Today marks the National Day on Writing.
For me, writing is something that almost always came fairly easily and I’ve always enjoyed it. I dabbled in poetry, attempted to be a news reporter and music reviewer, wrote more business proposals and letters than I can count, and still find myself writing opinion and reflection pieces fairly often. The challenge for me came when teachers began to require outlines to be submitted prior to submitting a rough draft of an assignment. I had to research and write the entirety of the paper before I could create the required outline–that’s just how my brain works. I was usually willing to take their thoughts and go back and revise my work (that they hadn’t yet seen) based on their suggestions and then turn in that as my rough draft. I recall lots of red pen, lots of criticism, both useful and not, and lots of revision. But I knew all along I was a real writer.
Looking back on my years in the classroom, writing was often a pain point for my students and I. When I first began teaching, I’d had no formal training in how to teach writing, and found it really difficult to explain “how to write” to kids who had focused mostly on reading skills until they reached the fifth grade, so I found Step Up to Writing and The Write Tools trainings and tried the things those programs suggested. It was helpful, but I still felt something was missing and I was teaching kids to write to prompts, using formulaic patterns, and wasn’t able to just let them write, teaching universal writing skills.
After I moved to a new school, a colleague gave me words for what I’d been thinking all along. We are growing writers, not producers of writing assignments.
There’s a recipe for growing writers, you see.
Provide instruction in a way that allows them to explore all the different genres of writing and understand the purpose of each. This includes everything from narrative to poetry, a variety of informational writing that includes the kind that requires sources be used and quoted, opinion and argument writing, business and friendly letter writing, email writing, and even prompt-based writing, because it is a part of getting into training programs and college and even obtaining gainful employment. Kids should experience all of it…
Help them determine who their audience is, and then decide what genre of writing will communicate their ideas best.
Support them while they’re learning the rules of communicating in writing: how to hook a reader, how to structure and elaborate on their ideas, how to end in a way that makes the reader think a bit, and how to use grammar and conventions in ways that strengthen their ideas, not detract from it.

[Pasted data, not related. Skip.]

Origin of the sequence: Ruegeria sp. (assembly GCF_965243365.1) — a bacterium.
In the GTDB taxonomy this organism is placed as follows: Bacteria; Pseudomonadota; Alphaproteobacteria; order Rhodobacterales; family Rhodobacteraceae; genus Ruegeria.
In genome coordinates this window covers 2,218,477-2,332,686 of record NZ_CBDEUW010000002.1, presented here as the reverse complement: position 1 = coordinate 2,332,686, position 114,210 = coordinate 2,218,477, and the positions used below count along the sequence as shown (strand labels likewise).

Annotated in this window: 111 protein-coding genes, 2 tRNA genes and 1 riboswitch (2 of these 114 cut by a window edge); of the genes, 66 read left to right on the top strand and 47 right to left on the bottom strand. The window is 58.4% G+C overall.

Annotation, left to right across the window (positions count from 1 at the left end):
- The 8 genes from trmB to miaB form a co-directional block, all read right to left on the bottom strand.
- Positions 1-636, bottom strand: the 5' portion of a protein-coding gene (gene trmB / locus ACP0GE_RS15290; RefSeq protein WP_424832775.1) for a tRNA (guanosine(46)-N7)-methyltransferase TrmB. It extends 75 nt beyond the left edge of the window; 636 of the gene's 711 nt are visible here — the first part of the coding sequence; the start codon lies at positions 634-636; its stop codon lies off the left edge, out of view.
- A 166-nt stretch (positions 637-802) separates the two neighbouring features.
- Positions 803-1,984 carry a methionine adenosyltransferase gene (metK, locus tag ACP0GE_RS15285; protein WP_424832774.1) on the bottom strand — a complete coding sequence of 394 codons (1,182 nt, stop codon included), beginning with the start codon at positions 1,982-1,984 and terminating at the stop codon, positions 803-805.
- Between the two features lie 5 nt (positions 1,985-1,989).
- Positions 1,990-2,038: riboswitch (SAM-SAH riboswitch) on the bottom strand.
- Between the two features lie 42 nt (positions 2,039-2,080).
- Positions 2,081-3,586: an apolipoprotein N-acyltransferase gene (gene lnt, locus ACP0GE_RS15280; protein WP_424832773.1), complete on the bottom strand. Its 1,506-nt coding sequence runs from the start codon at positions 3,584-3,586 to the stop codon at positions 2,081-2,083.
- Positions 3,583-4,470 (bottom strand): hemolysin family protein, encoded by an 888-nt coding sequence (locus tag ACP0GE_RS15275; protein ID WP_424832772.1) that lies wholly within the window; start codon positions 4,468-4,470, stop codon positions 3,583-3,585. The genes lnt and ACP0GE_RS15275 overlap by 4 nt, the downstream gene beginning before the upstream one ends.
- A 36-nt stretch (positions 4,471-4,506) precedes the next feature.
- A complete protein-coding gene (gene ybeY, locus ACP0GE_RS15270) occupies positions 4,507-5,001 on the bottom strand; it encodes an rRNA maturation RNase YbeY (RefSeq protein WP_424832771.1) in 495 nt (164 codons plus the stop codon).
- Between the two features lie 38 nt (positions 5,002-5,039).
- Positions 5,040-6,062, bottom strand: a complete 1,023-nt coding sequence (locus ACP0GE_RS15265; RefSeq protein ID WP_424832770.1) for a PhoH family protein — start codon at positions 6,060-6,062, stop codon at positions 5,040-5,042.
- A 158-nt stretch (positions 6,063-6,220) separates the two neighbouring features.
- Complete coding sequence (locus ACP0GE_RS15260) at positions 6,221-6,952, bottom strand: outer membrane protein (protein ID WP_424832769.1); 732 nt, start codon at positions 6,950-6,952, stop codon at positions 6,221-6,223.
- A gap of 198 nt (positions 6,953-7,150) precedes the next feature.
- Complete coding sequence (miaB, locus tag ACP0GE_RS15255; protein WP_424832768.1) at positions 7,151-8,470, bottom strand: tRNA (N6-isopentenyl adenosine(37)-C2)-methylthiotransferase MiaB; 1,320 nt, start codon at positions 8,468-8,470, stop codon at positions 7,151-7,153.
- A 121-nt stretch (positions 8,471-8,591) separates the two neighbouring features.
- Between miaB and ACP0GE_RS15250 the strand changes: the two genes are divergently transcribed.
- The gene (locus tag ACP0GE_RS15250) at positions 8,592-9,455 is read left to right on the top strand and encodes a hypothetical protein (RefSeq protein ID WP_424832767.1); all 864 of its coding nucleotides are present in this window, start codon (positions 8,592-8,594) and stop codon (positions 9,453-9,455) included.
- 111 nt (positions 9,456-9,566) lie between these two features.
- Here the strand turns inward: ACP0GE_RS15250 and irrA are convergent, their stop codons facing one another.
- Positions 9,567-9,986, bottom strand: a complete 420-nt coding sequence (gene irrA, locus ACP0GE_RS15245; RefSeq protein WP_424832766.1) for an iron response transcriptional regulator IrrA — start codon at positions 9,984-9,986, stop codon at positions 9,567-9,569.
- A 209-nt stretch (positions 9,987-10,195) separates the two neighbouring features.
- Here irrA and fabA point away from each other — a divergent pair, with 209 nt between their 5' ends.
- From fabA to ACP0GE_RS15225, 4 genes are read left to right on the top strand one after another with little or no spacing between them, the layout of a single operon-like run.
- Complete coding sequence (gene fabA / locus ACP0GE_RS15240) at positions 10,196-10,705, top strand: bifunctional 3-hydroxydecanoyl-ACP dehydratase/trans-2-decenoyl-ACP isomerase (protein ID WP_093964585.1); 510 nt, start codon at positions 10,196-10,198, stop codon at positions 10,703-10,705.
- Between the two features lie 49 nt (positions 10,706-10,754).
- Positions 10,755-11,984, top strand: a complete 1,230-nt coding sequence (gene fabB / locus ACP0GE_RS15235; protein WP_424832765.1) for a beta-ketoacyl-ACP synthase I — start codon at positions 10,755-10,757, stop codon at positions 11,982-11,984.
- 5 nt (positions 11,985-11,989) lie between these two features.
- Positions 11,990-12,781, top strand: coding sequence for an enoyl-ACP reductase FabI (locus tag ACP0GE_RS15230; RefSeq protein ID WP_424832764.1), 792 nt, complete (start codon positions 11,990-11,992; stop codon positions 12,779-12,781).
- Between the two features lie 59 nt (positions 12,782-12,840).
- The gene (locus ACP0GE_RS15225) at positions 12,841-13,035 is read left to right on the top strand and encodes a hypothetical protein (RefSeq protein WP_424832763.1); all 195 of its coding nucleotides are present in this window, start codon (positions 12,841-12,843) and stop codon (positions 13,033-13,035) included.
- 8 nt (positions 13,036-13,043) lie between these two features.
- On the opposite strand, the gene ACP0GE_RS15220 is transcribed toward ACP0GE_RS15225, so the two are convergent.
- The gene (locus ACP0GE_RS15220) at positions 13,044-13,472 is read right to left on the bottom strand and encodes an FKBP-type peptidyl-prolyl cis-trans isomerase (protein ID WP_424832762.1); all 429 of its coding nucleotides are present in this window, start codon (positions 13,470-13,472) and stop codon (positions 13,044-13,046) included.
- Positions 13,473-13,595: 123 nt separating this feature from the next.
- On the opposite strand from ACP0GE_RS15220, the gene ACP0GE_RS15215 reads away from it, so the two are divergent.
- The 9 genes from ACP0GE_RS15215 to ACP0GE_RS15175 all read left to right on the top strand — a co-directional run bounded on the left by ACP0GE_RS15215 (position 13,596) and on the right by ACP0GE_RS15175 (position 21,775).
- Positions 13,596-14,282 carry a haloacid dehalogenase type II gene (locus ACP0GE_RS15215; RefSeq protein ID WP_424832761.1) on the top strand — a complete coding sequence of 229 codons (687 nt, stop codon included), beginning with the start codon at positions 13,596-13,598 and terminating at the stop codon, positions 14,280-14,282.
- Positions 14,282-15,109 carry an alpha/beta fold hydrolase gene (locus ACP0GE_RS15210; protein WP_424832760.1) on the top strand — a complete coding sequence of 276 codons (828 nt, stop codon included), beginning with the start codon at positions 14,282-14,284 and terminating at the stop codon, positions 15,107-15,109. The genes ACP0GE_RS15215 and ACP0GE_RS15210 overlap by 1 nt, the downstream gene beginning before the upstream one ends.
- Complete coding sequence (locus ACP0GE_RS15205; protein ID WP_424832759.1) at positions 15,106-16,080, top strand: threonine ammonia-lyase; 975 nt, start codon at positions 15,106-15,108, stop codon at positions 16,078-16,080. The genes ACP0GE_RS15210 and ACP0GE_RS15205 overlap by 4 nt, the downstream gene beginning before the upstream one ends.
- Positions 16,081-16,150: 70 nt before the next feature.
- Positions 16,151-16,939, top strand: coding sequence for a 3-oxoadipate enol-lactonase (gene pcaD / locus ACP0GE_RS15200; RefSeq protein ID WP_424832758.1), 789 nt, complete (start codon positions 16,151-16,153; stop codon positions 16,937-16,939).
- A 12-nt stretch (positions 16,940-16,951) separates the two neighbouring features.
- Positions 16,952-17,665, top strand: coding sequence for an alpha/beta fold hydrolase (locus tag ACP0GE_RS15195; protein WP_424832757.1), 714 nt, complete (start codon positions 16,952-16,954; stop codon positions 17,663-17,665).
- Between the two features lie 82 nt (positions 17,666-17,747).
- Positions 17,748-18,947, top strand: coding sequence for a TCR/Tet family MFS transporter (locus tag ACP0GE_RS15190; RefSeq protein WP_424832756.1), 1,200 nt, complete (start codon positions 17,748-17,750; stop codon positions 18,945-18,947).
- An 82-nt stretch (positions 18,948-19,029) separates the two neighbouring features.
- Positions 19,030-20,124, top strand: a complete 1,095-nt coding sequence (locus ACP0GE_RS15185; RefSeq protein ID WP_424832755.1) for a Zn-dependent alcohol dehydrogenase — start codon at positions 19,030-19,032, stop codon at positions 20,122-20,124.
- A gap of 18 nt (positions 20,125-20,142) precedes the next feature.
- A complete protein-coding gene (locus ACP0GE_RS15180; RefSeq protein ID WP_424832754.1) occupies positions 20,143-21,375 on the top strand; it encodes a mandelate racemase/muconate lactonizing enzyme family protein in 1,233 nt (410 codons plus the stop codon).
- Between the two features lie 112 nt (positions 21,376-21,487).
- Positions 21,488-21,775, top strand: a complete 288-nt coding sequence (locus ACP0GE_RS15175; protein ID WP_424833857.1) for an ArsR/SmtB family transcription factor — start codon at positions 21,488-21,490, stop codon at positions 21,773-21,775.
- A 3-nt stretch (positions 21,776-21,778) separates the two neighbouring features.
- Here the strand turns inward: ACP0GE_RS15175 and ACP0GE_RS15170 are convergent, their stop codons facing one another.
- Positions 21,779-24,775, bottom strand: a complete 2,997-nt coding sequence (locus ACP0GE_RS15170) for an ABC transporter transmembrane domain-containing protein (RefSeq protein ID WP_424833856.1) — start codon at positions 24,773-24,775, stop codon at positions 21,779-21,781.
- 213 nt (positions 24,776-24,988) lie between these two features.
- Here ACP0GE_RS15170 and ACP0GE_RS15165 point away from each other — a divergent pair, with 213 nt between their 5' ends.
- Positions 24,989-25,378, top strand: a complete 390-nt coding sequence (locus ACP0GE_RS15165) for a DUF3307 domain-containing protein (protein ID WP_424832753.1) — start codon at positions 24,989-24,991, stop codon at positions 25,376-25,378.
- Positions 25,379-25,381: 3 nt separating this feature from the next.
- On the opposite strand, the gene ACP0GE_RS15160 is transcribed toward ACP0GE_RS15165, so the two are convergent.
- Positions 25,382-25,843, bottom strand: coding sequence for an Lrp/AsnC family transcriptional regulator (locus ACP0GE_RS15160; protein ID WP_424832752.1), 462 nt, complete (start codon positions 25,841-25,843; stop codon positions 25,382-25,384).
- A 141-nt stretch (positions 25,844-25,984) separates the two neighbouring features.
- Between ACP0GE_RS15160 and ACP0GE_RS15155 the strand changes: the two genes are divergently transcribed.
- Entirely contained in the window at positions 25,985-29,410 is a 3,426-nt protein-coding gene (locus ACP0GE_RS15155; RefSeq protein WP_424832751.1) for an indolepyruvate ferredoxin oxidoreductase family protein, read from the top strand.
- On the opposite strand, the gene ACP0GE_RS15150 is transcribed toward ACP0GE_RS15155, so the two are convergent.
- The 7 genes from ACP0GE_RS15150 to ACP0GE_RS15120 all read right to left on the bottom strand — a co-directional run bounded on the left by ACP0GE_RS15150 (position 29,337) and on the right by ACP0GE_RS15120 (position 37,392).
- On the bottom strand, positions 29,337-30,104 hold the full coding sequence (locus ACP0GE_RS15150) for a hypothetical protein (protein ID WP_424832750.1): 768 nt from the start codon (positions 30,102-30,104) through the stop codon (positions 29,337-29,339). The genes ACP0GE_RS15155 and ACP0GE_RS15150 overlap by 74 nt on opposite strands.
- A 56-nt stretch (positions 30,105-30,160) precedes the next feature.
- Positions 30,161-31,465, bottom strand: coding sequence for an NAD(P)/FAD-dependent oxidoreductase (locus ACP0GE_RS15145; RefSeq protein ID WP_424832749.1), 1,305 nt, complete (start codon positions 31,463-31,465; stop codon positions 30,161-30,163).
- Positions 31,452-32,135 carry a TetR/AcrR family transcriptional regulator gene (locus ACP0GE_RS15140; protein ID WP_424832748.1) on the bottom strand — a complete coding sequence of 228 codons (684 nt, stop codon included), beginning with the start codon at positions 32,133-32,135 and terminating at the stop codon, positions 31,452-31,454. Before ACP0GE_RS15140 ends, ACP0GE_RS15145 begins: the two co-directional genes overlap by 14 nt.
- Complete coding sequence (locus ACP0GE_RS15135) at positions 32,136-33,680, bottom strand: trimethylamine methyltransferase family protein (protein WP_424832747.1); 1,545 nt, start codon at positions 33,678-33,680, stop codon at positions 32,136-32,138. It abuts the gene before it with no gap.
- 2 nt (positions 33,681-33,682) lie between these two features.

Give them choices in content, process, and product. Writers flourish when they have the opportunity to make choices about how they will share their ideas.
And when they get stuck, because they will very often, share strategies that actual writers use to move beyond the stuck. Do they need someone to help and ask the right questions to help them explore their thinking a bit more? Someone or something to help them get ideas out to start with? Would tech support help? Would taking a break for a while help? Writers don’t exist on an island…they have supports in many forms available to help them when they’re stuck.
So many of our gifted children struggle with writing and it hurts my heart to hear teachers demand that students write only to prompts, only write shared ideas, and only write in the assigned genre or format. It tears at my heart when I hear teachers say that writing isn’t important anymore because collaboration has taken hold, and discussion is more critical a skill. And my heart breaks when young teachers whose focus in school was in other areas give up on learning to be a teacher of writing because it’s hard, choosing to not pursue professional development in their own area of need because they are afraid of it…and afraid of failure.
A friend of mine has a saying: “We can do the hard things.” And for many, including our gifted kids, writing falls into the “hard things” category. We need to grow writers. In a world full of social media and the anonymity that the internet provides, accusations of fake news, and a serious decline in honest-to-god reading among all age groups, it’s never been a more critical time to grow our writers.
Who will document our future history?
Who will explore our cultural experiences?
Who will create new worlds that exist best between the pages of a novel?
Who will write the poetry that will lift hearts, spill tears, and explore the human experience?
Who will write on behalf of those less fortunate, those in struggle, those experiencing war and poverty?
Who will write the speech that calls for a revolution?
Who will keep the diary that impacts generations after they’re gone?
It’s late, but not too late to find the writer inside yourself. Use the back of an envelope if you must, but write. Write something every day. Model what it is to be a writer for the kids in your world. We’re real writers. They are too.